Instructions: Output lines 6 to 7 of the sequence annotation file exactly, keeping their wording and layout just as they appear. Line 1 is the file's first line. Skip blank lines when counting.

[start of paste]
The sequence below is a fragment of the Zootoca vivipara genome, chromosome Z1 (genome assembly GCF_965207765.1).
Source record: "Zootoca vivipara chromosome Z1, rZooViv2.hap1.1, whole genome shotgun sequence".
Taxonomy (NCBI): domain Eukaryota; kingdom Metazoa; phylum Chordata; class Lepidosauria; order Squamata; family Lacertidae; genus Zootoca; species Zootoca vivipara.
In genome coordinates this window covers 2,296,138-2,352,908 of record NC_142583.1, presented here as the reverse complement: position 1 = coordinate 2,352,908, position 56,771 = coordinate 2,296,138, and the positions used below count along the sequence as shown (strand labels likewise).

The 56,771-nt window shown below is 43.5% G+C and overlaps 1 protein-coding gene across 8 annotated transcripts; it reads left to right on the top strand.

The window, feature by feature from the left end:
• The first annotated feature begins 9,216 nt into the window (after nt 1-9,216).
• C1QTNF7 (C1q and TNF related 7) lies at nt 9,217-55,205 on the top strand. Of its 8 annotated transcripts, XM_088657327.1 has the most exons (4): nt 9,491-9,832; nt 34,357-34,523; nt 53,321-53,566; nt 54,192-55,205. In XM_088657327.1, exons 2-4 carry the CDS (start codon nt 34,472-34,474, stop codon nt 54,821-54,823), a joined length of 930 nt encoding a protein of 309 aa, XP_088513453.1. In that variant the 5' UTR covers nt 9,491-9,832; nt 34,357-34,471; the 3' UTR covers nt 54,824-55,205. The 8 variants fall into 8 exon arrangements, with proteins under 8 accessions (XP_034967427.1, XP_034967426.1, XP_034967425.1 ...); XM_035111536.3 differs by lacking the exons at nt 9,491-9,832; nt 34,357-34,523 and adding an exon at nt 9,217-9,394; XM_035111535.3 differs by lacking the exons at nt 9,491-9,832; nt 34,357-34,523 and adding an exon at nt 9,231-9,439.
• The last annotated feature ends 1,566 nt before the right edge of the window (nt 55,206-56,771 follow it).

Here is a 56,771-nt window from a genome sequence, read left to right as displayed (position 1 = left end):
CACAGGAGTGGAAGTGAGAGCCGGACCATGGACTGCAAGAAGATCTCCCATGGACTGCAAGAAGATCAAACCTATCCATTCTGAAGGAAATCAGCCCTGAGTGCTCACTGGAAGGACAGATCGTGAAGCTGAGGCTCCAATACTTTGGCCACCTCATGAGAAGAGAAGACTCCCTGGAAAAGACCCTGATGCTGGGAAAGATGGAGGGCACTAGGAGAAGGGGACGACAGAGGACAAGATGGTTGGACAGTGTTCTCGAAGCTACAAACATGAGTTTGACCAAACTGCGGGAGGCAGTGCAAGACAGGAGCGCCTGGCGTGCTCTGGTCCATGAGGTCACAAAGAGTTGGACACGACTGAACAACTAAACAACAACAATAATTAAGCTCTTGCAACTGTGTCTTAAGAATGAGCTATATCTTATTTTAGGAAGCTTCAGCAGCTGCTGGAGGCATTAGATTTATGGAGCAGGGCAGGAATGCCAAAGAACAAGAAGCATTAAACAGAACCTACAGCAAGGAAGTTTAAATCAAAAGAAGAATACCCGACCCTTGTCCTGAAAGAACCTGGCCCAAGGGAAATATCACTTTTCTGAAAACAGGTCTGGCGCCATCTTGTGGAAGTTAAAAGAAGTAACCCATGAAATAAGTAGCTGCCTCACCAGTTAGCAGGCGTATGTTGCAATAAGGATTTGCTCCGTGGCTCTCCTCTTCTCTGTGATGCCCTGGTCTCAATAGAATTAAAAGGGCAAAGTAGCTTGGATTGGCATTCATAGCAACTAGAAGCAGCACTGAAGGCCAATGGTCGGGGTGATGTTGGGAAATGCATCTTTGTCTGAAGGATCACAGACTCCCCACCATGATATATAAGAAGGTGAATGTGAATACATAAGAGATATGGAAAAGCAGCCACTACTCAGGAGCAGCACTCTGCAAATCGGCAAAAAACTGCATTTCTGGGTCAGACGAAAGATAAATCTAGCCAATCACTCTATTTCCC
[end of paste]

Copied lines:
The window, feature by feature from the left end:
• The first annotated feature begins 9,216 nt into the window (after nt 1-9,216).